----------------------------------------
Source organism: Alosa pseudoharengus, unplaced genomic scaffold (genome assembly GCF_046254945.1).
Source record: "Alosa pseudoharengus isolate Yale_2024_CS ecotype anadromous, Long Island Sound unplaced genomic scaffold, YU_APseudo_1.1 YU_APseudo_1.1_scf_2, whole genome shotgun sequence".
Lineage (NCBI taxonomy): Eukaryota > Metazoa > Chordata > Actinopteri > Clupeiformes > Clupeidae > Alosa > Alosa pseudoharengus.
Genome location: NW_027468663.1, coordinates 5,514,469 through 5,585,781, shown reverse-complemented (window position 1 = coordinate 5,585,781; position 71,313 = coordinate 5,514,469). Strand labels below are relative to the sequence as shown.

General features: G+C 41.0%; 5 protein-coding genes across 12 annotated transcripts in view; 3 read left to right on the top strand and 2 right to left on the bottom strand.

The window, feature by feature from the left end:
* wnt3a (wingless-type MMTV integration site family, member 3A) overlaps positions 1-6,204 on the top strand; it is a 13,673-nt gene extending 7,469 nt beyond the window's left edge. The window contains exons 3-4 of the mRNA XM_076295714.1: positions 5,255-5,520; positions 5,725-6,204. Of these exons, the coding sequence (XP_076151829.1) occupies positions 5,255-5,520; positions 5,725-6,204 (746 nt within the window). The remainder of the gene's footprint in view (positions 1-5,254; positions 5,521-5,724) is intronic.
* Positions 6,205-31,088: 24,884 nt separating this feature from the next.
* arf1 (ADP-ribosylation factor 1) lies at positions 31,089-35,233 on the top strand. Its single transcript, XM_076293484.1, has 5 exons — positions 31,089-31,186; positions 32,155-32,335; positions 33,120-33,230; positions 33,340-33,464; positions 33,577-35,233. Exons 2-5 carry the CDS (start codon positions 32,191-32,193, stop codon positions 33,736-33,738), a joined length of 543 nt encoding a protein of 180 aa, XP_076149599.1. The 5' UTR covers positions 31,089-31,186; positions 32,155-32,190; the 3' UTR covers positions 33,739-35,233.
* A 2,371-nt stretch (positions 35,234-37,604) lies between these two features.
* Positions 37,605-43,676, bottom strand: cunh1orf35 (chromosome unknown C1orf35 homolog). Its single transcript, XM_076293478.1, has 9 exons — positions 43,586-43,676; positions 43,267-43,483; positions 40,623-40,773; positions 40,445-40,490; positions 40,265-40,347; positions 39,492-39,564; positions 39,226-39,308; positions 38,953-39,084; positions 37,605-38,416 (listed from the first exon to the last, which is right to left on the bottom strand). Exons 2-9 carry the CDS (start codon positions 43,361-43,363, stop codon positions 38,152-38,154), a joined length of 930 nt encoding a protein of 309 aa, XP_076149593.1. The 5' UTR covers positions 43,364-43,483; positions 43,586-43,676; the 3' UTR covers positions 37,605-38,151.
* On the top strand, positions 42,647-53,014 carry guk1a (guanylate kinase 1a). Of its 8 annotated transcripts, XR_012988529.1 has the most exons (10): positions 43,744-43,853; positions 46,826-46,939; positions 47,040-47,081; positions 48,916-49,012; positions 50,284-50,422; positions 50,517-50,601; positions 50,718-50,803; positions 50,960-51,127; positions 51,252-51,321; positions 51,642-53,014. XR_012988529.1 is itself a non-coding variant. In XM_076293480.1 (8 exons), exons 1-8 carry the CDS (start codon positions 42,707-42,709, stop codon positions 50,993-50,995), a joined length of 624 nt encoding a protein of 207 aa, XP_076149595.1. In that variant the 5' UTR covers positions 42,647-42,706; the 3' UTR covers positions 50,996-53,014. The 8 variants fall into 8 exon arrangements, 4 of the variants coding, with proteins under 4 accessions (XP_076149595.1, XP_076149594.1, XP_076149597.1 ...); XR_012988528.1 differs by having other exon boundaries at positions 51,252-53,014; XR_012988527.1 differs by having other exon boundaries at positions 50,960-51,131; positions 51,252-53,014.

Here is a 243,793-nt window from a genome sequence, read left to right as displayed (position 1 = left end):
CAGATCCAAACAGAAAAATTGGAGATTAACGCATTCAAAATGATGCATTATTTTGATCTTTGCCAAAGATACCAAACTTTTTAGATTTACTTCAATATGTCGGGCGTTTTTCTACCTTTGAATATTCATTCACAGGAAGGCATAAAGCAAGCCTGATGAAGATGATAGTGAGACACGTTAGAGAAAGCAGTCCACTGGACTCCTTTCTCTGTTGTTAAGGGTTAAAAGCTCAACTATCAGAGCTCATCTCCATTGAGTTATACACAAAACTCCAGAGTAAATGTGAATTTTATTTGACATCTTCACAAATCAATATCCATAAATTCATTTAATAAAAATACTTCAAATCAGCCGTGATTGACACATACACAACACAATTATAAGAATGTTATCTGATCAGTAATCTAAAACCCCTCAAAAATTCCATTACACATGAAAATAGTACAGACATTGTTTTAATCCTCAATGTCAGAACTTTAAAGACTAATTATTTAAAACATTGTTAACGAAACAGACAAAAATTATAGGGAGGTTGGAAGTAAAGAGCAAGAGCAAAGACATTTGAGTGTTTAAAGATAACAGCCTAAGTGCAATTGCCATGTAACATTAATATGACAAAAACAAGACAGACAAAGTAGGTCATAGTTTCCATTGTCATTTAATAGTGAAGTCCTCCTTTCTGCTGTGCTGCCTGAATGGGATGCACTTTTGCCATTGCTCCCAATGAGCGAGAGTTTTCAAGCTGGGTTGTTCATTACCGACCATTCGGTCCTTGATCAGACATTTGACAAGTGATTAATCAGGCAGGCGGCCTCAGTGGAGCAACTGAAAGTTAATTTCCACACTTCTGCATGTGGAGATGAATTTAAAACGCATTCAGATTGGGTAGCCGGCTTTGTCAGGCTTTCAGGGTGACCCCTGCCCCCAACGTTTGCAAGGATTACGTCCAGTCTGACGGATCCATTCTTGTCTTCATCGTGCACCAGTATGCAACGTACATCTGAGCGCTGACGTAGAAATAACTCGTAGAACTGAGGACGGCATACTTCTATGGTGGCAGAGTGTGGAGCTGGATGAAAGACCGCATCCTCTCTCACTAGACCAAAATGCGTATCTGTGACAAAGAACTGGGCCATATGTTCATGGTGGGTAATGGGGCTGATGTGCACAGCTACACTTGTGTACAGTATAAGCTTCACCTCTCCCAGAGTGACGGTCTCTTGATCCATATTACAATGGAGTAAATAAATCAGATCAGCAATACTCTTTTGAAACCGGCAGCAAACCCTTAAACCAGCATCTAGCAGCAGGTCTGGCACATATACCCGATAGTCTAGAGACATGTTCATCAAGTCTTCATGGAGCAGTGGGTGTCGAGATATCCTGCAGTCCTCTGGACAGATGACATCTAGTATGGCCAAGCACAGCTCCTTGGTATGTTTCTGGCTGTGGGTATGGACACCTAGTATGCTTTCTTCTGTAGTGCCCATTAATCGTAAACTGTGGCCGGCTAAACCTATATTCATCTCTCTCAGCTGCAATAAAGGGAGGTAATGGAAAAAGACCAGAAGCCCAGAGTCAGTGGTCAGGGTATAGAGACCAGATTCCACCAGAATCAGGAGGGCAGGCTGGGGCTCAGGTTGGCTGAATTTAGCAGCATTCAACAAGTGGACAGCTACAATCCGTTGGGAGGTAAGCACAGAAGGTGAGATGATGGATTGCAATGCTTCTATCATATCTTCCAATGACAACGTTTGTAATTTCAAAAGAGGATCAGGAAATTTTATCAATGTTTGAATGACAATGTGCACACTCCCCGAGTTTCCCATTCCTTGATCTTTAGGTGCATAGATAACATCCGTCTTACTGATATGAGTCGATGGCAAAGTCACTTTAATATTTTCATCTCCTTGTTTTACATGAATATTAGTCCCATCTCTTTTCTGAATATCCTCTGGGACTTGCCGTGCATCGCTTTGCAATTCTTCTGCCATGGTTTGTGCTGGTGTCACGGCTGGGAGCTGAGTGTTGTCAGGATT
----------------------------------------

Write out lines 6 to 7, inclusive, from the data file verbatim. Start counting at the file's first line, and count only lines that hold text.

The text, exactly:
The window, feature by feature from the left end:
* wnt3a (wingless-type MMTV integration site family, member 3A) overlaps positions 1-6,204 on the top strand; it is a 13,673-nt gene extending 7,469 nt beyond the window's left edge. The window contains exons 3-4 of the mRNA XM_076295714.1: positions 5,255-5,520; positions 5,725-6,204. Of these exons, the coding sequence (XP_076151829.1) occupies positions 5,255-5,520; positions 5,725-6,204 (746 nt within the window). The remainder of the gene's footprint in view (positions 1-5,254; positions 5,521-5,724) is intronic.